By David G. Firestone
Long before Disney took the concept of needless sequels to the level it is today, there were other examples. Sometimes these sequels were great, other times they serve no real purpose. This is especially true if the movie in question can be considered to have a “They lived happily ever after” ending. Today’s movie is one such example.
The Roaring Road ended in “and they lived happily ever after.” However, the writer of The Roaring Road, Byron Morgan decided to write The Bear Trap in 1920. This story would evolve into Excuse My Dust, a sequel to The Roaring Road in 1920. All the main cast members return for this sequel. As with the last movie, this is somewhat difficult to follow without sound.
The movie starts with a decent explanation of the events of The Roaring Road, then sets up the movie stating that ‘Toodles’ Walton has retired from racing, has Dorothy as his wife, and Toodles Jr. as a son, played by Wallace Reid Jr., It also explains that Toodles is now a high ranking member in Darco Automobiles. Wallace, Dorothy, and Toodles are a happy family, with Toodles Sr. giving Toodles Jr. his own play car. Dorothy chides Toodles Sr. for teaching Jr. how to speed, and Jr. almost rides into the street.
The scene then shifts to a top secret room in Darco, where J. D. “The Bear” Ward, and Tom Darby develop a brand new, more powerful stock motor for a car. Max Henderson, a salesman described as “A six-cylinder man with a one-cylinder conscience” is introduced. Darby and The Bear don’t trust Henderson, but Toodles likes him.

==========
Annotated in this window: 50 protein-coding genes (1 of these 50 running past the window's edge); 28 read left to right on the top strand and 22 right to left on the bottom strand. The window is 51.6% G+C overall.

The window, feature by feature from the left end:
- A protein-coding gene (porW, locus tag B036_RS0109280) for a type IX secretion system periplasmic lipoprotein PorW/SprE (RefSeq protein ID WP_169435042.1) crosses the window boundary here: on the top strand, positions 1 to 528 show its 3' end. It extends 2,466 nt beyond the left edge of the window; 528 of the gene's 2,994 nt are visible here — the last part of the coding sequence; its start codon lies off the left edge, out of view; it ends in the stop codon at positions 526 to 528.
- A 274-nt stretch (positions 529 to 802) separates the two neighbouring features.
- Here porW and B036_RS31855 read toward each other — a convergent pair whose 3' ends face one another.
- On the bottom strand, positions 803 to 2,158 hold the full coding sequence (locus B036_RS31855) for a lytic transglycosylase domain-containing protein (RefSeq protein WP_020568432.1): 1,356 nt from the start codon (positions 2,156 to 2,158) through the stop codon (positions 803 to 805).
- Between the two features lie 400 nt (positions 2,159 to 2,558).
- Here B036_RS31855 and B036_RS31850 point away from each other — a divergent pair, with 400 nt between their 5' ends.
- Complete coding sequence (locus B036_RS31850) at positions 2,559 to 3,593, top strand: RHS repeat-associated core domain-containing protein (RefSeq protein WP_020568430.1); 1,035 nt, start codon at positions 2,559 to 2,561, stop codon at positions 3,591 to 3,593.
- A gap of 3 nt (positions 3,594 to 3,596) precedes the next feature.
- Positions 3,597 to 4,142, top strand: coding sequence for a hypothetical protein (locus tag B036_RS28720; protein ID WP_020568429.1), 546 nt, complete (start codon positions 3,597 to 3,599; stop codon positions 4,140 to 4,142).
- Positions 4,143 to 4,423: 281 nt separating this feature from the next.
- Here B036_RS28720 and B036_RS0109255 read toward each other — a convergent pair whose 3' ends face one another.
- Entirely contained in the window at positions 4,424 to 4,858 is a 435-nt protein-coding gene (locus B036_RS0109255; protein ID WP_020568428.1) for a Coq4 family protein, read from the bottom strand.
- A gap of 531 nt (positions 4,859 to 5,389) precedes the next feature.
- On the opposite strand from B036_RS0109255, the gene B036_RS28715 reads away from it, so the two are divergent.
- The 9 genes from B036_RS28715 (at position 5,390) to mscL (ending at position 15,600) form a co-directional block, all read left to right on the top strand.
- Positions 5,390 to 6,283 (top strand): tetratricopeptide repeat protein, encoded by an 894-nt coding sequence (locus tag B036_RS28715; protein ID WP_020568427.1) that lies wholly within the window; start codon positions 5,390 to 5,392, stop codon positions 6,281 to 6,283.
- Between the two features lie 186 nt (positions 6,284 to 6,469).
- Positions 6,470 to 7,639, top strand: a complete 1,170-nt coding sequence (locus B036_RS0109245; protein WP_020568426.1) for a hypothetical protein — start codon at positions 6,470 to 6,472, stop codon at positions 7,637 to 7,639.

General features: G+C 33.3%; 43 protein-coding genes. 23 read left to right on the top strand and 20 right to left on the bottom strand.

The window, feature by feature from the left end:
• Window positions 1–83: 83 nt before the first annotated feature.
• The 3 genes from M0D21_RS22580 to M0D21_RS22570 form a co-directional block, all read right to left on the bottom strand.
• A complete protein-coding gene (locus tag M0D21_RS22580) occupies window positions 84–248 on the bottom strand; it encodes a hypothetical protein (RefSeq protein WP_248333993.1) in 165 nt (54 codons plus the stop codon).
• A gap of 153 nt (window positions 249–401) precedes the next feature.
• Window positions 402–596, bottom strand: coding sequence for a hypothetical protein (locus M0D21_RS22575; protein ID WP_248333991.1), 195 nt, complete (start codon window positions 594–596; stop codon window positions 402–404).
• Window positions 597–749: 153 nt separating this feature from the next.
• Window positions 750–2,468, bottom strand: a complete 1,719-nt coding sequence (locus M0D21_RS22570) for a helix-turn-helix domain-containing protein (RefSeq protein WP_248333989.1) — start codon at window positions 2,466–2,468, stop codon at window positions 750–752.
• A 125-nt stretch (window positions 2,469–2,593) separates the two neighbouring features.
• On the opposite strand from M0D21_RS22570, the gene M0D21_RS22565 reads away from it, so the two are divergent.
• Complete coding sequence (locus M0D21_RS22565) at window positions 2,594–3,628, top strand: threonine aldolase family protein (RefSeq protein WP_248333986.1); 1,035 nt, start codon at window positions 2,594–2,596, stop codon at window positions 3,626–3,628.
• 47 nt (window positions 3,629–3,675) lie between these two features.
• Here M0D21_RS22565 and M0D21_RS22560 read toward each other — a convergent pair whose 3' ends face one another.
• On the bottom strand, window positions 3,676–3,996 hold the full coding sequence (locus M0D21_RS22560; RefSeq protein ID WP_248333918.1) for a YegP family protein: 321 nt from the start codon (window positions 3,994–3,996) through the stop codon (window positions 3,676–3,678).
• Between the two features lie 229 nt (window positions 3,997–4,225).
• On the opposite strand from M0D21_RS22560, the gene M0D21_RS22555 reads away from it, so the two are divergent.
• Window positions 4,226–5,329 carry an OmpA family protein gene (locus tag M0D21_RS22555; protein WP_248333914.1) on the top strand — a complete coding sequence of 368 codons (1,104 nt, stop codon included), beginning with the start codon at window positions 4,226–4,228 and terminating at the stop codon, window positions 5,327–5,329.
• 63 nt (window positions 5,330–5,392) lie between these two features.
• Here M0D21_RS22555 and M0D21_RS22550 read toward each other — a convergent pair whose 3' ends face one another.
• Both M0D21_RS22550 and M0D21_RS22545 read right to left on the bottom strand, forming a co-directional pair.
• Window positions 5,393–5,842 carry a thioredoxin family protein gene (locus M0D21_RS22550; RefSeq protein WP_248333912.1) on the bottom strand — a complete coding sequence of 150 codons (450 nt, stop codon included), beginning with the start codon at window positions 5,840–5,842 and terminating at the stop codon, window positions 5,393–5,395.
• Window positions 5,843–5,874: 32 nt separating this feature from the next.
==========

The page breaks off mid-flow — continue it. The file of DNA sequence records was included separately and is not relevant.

We are then introduced to The Fargot Bunch, representing Fargot, who is the chief rival to Darco. They have plans as well. Leading the bunch is President Mutcher, who has questionable ethics. It’s revealed that Henderson is in fact working for Fargot, and trying to steal the secret engine. The come to the conclusion that Toodles is testing the new engine, and decided to get him to race, and get a peek at the motor, not realizing he has left the speed game.
Ritz, Mutcher’s stooge, scouts Toodles’ route, and tries to get him to race, with his wife holding his infant son. The cops pull them over, and take him to the station. In court, Toodles waits for the judge, and his wife calls The Bear, asking for help. As The Bear arrives for court, he catches Ritz trying to spy on the engine, which isn’t on the car that Toodles was driving. Ritz dejectedly walks away.
Back in court, The Bear and the judge have a talk, and Toodles thinks he is getting off easy, but the judge suspends his license for six months. The Bear then proceeds to place signs in all Darco offices stating that any employee caught speeding will be promptly fired. Toodles argues with The Bear, but not only does he get nowhere, The Bear reveals that he is selling all three of their race cars. Dorothy talks Toodles down.
Fargot learns that Darco is selling their race cars. They set up a plan for a dummy company to buy their cars. This plan is successful, and within a week, Fargot has all of Darco’s race cars. That, coupled with his probation, takes a toll on him. The Bear becomes enraged when he sees a Darco add talking about their racing cars, which was pitched by the spy Henderson. Thus the trap is set.